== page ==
To be honest I never had any sense of talking to air, through the ages of growing up. Needless to say, I don't think I had the mind to even think of such a thing. The only time I'd ever done that was while sleep walking, and damn well scared my mom lol.
Regardless, ages 3-7 tops would be my best guess.
I'm no expert, but I would think that if a child has an imaginary friend, it would be ok until the child reaches about the age of nine or so. After that I wouldn't consider it to be normal for a child of that age to have an imaginiary friend.
1) There are two sides to this - you could argue that it provides a basis for communication skills and a sense of creativity from a young age, or that it can cause social deprivation, preventing a child from making 'real' friends becasue they feel they do not need them. Personally, I think it's a good thing, but not to the point where they completely lock themselves away in their own imagination and do not interact with the outside world at all.
2) I never did when I was younger, but when I was about 13 I started drawing as a proper hobby, and created my own characters for stories and comics. Since then these characters seem to have taken on a life of their own and exist inside my head almost as separate people to me. It's not multiple personality disorder or anything like that, but I'm a very introverted person who dislikes socialising (Asperger's Syndrome) so I think it's my way of dealing with being lonely. I also have a very vivid imagination, so it surprises me that I never had any imaginary companions as a young child.
3) I predicted that most people would say around 7-10 years old. A lot of people agree - I read an article a few weeks back that imaginary friends in teenagers and adults could be an indicator of schizophrenia or multiple personality disorder. However it doesn't necessarily make you 'weird', if they exist just inside your head. I'm 16, and I have fictional characters that live inside my head. Does that make me a freak?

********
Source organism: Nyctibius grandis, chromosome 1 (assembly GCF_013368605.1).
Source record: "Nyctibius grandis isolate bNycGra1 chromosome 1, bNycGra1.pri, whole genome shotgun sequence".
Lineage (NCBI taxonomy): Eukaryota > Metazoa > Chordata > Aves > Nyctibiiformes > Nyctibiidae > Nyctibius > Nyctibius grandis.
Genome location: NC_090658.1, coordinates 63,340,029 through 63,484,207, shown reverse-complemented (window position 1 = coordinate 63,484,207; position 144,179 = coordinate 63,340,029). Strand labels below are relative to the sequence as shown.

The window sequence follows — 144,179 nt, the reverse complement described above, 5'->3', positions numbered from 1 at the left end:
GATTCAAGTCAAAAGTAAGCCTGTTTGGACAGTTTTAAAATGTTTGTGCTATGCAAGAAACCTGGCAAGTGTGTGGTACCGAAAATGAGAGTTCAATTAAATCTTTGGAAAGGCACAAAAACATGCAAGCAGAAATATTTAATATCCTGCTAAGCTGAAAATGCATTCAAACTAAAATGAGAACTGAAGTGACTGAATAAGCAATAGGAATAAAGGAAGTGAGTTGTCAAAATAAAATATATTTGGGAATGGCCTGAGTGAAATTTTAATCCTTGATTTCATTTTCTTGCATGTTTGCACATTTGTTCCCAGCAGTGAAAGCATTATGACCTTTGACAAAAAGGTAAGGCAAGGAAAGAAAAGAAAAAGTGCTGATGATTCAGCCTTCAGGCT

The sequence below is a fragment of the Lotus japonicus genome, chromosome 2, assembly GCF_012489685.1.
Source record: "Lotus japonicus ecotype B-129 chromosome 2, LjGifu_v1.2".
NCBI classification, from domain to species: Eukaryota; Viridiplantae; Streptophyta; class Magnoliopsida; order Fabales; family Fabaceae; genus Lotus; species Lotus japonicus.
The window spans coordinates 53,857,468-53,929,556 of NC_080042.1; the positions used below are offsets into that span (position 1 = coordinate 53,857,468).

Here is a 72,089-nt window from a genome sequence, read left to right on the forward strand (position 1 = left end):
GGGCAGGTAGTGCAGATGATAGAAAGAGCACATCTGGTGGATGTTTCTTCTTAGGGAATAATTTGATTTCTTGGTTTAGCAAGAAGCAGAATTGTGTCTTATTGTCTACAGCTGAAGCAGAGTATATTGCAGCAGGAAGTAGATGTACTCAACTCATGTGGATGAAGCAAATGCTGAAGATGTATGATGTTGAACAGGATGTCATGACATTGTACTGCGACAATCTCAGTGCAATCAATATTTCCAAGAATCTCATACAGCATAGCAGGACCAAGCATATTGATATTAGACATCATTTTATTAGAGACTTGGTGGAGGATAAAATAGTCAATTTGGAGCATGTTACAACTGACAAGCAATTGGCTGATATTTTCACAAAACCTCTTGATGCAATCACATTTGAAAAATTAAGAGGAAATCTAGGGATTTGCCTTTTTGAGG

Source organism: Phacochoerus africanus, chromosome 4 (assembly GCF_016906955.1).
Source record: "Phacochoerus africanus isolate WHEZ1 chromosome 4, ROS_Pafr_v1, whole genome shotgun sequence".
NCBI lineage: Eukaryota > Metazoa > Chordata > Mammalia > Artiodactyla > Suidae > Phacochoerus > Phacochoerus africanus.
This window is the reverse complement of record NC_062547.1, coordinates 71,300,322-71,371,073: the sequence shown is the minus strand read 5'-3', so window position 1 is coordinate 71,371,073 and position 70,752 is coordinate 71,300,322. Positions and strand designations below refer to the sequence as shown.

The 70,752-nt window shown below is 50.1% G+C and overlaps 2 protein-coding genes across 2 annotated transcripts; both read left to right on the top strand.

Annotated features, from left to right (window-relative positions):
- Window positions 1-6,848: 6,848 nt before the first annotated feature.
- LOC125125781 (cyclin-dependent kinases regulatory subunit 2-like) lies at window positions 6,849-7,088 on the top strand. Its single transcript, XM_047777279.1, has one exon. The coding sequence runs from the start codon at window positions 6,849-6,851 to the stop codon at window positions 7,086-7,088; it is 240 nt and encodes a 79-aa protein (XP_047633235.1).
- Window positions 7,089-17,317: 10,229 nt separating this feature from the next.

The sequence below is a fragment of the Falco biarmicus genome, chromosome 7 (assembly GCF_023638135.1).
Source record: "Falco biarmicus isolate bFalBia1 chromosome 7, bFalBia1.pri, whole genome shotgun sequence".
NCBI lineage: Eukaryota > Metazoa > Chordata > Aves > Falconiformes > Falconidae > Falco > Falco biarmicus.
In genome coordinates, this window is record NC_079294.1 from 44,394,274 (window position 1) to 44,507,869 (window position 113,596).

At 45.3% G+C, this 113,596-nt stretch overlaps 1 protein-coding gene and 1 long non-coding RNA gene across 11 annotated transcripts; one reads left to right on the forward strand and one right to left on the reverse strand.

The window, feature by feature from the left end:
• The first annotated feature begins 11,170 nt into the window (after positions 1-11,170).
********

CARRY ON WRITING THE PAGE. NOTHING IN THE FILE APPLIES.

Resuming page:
1) I tend to side with the creative development argument. However, if it becomes some sort of manic obsession, then parents should quite possibly become worried.
2) My imagination has always been fairly vivid and I also wound up turning to art (well, music and dance for me) as an outlet. I'm actually surprised to hear you have Asperger's because you always seemed outgoing to me. Oh well, you're just as awesome either way.
3) I think anyone who is highly creative will always have some kind of character living in their head. Whether it's people from their comics (yeah Latios, you know Hyper lives in your head. ), or a stage persona, or some other form of the same thing, all creative minds will have some kind of character inside of them.
2) The way I present myself over the Internet is completely different to the way I am in real life. I have a problem with face-to-face interaction and physically being around other people, so this is a lot easier for me.
3) True, very true. A lot of people I've met on deviantART have talked about imagining their characters in their head as a development exercise, but I doubt there are many that do it quite so vividly or frequently as I do. I don' care if people call me a freak, it works for me and it keeps me happy.
3) Firstly, call you a freak, and they'll die. Sorry, couldn't resist. But seriously, you have to develop your characters/personas somehow. If you can't imagine it in your head, you probably can't do it. Like I said, some amount of imagining it is probably a requirement to good character development.